Scavenger hunts are timeless for a reason. Both children and adults enjoy scavenger hunts. These activities encourage independent exploration, critical thought and problem-solving. They are also easily applicable from a playground, to a park, to a nature reserve.
Depending on your local environment and ecosystem, you can make your scavenger hunt more or less specific. You can make a general scavenger with items like “something rough” or “something red.” For a more specific and directed hunt, you may include specific specimens, like “the tree with three trunks.” Each type of scavenger hunt will have it benefits, and it is possible to mix elements of both hunts.
EID Connections: Children exercise Spatial Autonomy as they seek each item on the scavenger hunt checklist. Scavenger hunts can also be supported by maps and mapping activities, increasing skills of Environmental Competency. Finally, the activity encourages greater connections with nature, as children feel a sense of accomplishment with each new discovery in nature.
A general scavenger hunt will have a list of descriptive items that could apply to several different natural objects. It may also have items that describe sensory experiences. Children and participants can even help create the list. Such a list could include:
- Something green/red/etc.
- Something that feels rough/smooth
- Something pointy or prickly
- Something beautiful or interesting
- Signs of an animal or animal home
- The sound of a bird
- The sound/smell of running water
Depending on your ecosystem and season, you can include more specific items, like a particular species of tree, a type of lichen, a purple flower, etc. General types of descriptors allow children to express creativity in their discovery and selection of findings. Adding more specific items that you know to be in different locations (or harder to find) may encourage children to wander and explore farther away from the starting point.
Children may work alone, in pairs, or small groups. Participants will not be “collecting” items, but they must have some way of recording their discoveries. This could be through written descriptions, drawings, or pictures taken with a camera or smartphone. If a map of the area is available, children can practice marking the general locations of findings on a map. Alternatively, children could make a map depicting their path and location of findings.
Remember, children don’t need to find everything on the list! Encourage children to take their time and enjoy their explorations. The scavenger hunt is a guide, not a test.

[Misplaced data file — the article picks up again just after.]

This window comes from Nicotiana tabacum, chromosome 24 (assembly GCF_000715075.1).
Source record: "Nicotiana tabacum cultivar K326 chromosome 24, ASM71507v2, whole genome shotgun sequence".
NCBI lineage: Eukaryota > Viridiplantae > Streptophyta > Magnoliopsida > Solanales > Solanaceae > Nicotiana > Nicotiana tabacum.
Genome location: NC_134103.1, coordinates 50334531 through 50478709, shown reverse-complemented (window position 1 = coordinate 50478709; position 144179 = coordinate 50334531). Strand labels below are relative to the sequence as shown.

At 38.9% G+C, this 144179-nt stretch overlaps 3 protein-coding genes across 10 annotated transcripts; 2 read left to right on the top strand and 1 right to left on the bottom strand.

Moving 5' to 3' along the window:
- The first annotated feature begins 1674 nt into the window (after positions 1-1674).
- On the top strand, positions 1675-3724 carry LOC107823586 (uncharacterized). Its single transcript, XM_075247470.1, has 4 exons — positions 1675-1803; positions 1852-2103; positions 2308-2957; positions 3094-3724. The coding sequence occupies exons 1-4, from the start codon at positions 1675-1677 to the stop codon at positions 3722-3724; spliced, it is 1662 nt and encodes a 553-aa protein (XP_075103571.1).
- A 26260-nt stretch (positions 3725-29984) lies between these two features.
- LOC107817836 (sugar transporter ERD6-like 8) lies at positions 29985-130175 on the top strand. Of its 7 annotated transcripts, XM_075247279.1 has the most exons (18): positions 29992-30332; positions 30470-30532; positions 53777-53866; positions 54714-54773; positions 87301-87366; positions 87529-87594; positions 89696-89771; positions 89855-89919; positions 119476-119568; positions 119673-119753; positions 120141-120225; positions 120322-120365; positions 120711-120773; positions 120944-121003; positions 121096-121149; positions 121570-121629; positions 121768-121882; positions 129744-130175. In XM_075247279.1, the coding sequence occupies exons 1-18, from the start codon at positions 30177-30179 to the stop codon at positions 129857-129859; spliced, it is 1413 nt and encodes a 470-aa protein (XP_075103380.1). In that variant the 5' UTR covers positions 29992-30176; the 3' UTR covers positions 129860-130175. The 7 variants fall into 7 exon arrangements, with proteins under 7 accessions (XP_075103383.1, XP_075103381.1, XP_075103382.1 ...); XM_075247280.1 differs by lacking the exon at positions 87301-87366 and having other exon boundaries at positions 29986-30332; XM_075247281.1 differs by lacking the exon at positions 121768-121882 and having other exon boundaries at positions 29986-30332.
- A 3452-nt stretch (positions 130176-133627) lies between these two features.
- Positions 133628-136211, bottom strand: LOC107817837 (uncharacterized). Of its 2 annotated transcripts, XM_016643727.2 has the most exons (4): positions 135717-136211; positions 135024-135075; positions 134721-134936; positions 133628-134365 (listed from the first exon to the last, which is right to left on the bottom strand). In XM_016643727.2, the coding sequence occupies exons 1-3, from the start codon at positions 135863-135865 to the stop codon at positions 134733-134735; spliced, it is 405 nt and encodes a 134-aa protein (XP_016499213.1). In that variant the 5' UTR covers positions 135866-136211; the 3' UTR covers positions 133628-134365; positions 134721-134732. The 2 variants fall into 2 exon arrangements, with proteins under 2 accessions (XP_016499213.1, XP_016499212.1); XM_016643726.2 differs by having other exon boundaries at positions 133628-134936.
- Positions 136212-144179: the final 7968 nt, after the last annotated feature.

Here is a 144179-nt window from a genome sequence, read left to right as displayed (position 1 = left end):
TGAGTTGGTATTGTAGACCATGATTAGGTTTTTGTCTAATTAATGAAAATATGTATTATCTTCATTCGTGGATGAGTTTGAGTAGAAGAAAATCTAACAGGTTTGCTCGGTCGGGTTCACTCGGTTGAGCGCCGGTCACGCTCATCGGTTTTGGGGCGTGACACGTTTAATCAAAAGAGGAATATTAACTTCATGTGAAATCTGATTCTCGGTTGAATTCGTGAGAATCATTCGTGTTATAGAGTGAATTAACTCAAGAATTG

A directed scavenger hunt requires children to find specific items at specific locations. This type of hunt allows for less diversity in the types of items children find. Instead, this hunt requires children to decipher clues or understand directions in order to find each item on the list. Furthermore, this scavenger hunt may require or encourage children to explore off-trail or distant areas that they otherwise would not seek out.
The list of items can be presented in a variety of ways:
- A series of written clues
- Clues drawn as pictures
- Specific descriptors, e.g. “the tree with three trunks,” “the moose antlers,” “the bridge over the stream”
- Specific locations on a map
- Written directions, e.g. “walk past where the trail bends and look to the left”
- Orienteering: providing degrees on a compass and paces to follow from specific locations
- With this activity, pairs or small groups may work best, as children will often be headed towards the same location anyway. To stagger the groups, they may be released at different locations or given clues in different orders.
- Since children are finding specific things, there are a few ways for them to demonstrate that they did indeed find the right object/location:
- Participants can take a picture of the finding with a camera, smartphone, or tablet.
- Questions may be provided to participants that can only be answered by finding the right location/object (e.g. How many prongs did the deer antlers have?).
- The scavenger hunt designer can leave clues or letters at each location. For example, they may leave a letter posted at each location, and the collection of letters result in an anagram that must be unscrambled.
This project is funded by the National Science Foundation. Award # 1753399, CAREER: A longitudinal study of the emotional and behavioral processes of Environmental Identity Development among rural and non-rural Alaskan children